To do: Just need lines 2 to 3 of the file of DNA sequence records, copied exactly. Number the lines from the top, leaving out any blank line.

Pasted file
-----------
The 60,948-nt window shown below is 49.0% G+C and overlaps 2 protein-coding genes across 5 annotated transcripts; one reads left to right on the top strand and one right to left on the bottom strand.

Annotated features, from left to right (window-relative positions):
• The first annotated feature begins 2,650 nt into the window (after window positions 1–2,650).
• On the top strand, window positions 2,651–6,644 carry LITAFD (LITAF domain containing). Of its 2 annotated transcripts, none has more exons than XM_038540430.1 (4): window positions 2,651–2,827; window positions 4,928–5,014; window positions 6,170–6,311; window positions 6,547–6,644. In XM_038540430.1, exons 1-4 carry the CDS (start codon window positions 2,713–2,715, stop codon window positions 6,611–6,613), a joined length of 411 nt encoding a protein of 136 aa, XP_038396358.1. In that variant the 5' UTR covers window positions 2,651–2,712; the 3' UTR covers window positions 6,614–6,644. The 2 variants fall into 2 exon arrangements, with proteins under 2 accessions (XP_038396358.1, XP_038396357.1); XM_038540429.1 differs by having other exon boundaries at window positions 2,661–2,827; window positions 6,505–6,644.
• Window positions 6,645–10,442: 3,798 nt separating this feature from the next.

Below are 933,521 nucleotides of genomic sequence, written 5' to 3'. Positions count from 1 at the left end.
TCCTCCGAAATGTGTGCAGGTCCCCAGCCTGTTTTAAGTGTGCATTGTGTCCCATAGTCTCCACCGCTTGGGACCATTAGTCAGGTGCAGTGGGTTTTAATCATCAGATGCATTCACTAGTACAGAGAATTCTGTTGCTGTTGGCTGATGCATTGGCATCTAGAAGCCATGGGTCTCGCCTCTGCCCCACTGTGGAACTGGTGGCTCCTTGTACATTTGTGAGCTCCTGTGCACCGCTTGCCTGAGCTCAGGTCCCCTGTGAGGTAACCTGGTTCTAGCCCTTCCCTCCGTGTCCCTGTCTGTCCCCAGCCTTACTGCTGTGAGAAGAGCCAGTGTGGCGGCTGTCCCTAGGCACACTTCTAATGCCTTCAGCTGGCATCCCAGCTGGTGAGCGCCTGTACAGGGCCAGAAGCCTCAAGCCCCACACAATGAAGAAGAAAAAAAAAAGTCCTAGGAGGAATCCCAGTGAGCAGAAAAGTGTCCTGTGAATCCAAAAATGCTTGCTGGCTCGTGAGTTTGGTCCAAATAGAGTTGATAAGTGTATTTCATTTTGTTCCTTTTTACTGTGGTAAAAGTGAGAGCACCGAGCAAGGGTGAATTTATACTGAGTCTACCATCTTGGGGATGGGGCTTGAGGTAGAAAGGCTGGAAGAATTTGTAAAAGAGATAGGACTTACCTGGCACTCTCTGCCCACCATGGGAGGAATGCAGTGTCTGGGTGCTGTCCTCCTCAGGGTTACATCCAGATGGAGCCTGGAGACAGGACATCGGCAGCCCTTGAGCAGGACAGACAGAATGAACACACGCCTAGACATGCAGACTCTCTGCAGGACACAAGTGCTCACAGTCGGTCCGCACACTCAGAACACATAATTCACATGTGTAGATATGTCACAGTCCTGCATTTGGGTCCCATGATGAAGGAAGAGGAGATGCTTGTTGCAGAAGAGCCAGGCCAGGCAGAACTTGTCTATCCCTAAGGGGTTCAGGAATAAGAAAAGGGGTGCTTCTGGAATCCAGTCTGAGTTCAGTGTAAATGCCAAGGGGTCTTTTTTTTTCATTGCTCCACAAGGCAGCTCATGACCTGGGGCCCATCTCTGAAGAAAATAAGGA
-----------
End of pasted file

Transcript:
Annotated features, from left to right (window-relative positions):
• The first annotated feature begins 2,650 nt into the window (after window positions 1–2,650).